The European Commission granted emergency assistance to Cyprus, Greece and Spain to increase the overall reception capacity and improve the quality of material reception conditions.469
The quality of material reception conditions has still remained of great concern in Greece, both on mainland and on the islands. UNHCR has warned about the situation on several occasions throughout 2018 470, the Commissioner for Human Rights of the Council of Europe expressed his deep concern about the circumstances 471 and several civil society organisations alarmed about the overall poor living conditions.472 All of these actors expressed their special concern about the worrying situation of vulnerable applicants, including unaccompanied children and women.473 UNHCR stated at the end of 2018 that the situation was especially alarming in Moria, in Lesvos unaccompanied children shared shelter with adults, in Samos children needed to sleep in shifts as mattresses were lacking and overall homelessness and sexual harassment and violence was a major risk for all applicants both on the islands and on some mainland sites.474 The European Union Agency for Fundamental Rights also identified the reception conditions in Greece a persistent challenge.475 Civil society organisations reported overall poor living conditions in reception facilities in Malta476 and the UK continued to be criticised for not providing sufficient privacy, security and safety in reception facilities, especially for women applicants.477 The Council of Europe Special Representative of the Secretary General in migration and refugees pointed out specifically the poor conditions in the Spanish reception facilities in Melilla and Ceuta, while praising the reception conditions on the mainland.478 UNHCR reported remaining concerns about the reception of applicants in Cyprus, despite some improvements in the second half of 2018.
Training for reception staff seems to have been organised mainly on the working methods with vulnerable applicants. Employees received training on the reception of UAMs for example in Belgium, Croatia, the Czech Republic, Italy and UK, and trainings were organised on the identification and reception of victims of human trafficking for example in Finland, Hungary and the Netherlands. The Dutch COA - in cooperation with the Coordination Centre for Human Trafficking, the Red Cross, the Dutch Council for Refugees - has recently developed an e-learning module on the identification of human trafficking and it has also created - in cooperation with the national Coordination Centre for Human Trafficking, the Expertise Centre for Human Trafficking and Human Smuggling, the Centre of Expertise on Aliens, Identification and Human Trafficking and Jade Zorggroep - a training course in the recognition of signs of human trafficking and human smuggling, allowing for the swift detection of both the perpetrators and the victims.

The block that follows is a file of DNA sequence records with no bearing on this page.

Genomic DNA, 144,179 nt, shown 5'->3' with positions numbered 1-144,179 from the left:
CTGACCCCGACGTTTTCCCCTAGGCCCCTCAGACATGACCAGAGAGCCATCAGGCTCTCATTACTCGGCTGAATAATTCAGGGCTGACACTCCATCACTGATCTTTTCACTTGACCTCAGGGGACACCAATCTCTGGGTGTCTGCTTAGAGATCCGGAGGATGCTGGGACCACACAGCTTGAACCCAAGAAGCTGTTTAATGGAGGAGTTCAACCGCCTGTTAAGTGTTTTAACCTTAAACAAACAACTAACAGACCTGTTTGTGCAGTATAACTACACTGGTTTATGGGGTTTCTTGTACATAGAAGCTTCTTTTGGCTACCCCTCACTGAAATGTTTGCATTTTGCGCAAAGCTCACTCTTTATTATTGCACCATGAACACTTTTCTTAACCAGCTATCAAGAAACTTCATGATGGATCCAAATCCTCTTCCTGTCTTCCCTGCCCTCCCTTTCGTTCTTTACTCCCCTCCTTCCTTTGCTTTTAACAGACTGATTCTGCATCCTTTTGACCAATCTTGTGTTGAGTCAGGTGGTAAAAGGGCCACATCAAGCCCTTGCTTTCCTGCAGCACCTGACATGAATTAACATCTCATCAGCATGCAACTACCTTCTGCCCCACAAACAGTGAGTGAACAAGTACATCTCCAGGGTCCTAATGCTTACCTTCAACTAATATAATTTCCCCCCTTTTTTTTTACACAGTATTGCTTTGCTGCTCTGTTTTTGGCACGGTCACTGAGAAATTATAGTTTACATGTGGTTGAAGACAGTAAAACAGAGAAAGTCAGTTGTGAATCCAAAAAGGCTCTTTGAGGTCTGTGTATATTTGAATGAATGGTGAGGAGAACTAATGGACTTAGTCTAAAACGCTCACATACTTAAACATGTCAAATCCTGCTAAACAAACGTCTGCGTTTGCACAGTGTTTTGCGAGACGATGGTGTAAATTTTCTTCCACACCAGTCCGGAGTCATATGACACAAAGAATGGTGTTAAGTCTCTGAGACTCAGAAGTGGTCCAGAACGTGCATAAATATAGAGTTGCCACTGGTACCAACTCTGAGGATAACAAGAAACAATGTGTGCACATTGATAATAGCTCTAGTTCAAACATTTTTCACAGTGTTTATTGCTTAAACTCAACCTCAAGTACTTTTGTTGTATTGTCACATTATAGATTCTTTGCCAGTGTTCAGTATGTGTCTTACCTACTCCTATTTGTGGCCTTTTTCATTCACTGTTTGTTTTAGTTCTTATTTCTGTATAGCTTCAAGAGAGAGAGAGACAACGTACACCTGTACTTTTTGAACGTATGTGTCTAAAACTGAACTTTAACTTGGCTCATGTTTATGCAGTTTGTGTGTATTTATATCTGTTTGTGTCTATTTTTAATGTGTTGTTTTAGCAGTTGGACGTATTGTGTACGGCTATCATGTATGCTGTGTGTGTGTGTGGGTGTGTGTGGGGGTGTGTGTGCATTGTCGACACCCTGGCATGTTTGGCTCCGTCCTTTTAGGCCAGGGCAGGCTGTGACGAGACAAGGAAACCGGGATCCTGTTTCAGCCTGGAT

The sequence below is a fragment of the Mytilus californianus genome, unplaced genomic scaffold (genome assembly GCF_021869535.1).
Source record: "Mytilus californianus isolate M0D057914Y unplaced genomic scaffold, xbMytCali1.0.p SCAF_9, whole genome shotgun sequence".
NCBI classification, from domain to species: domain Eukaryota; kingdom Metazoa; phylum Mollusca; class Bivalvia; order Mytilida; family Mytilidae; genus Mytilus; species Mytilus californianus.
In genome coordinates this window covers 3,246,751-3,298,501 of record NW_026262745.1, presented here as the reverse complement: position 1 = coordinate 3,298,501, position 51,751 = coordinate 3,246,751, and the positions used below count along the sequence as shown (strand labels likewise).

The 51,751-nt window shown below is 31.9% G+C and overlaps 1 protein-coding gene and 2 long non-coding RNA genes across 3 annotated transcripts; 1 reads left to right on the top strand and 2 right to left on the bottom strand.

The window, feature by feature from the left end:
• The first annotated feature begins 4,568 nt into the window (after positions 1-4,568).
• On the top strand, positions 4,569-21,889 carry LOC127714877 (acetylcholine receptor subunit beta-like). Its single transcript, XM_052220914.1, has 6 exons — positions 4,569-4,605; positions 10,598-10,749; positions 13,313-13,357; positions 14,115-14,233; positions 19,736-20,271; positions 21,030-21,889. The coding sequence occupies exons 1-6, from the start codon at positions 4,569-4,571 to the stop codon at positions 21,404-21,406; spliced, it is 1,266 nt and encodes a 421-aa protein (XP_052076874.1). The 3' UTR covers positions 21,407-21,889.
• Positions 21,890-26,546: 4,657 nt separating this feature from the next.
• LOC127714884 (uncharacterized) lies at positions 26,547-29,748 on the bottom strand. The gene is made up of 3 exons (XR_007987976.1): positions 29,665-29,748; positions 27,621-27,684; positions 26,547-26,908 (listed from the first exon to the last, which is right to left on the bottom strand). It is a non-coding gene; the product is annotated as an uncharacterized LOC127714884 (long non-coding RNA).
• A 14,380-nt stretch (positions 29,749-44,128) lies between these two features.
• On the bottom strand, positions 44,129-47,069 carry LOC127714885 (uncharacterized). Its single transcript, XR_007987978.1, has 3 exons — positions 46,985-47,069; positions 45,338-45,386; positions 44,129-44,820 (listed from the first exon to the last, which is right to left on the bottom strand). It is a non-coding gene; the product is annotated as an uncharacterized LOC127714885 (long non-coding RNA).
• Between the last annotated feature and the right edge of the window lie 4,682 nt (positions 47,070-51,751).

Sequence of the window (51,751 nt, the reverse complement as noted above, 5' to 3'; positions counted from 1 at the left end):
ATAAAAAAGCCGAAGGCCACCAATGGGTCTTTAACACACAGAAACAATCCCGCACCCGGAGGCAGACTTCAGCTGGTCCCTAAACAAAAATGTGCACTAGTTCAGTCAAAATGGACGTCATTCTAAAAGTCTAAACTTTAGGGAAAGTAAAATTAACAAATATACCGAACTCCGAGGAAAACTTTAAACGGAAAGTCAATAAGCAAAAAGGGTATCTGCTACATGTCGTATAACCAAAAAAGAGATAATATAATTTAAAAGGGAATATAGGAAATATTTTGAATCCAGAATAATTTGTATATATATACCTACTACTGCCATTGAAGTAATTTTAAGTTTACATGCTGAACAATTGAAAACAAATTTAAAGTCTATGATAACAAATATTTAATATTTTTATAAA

Some countries reported developments touching upon the length of the entitlement to reception. The starting point of the entitlement was clarified in Belgium, where the Reception Act now specifically states that every applicant for international protection is entitled to material reception conditions from the moment of making the application for international protection. Material reception conditions in France are now subject to the applicant’s acceptance of the proposed accommodation or, when relevant, the identified region of orientation. Material reception conditions can be withdrawn when the applicant does not accept the proposed accommodation, when the applicant fails to comply with the requirements of the authorities responsible for asylum, or when the applicant has submitted several asylum applications under different identities.479 An instruction of the Ministry of Labour, Migration and Social Security in Spain clarified that Dublin returnees are also entitled to reception.480 The amendment of the Act No 305/2005 Coll. on Social and Legal Protection of Children and on Social Guardianship in Slovakia allows UAMs after coming of age to request that their stay in the foster home is extended after the end of institutional care until the age of 25. The Swedish Migration Agency made a change to its practice regarding the right to housing and financial support for persons who have been granted a temporary residence permit (for example, due to impediments to the enforcement of return), following a judgement by the Administrative Court of Appeal:480 these persons remain entitled as long as their temporary permit is valid. One NGO from Spain indicated that applicants face considerable delays in accessing material reception conditions due to the fact that they are not referred to a reception centre until their application is lodged, which process was severely delayed at the end of 2018.481 The Ombudsman of Spain confirmed this finding and further added that due to the delays the entitlement to reception often ends before the end of the asylum procedure.482 Several civil society organisations noted similar concerns in the Ile-de-France region in France, where applicants could only obtain with great difficulties a first appointment at the SPADA for making their application: the call centre was often saturated.483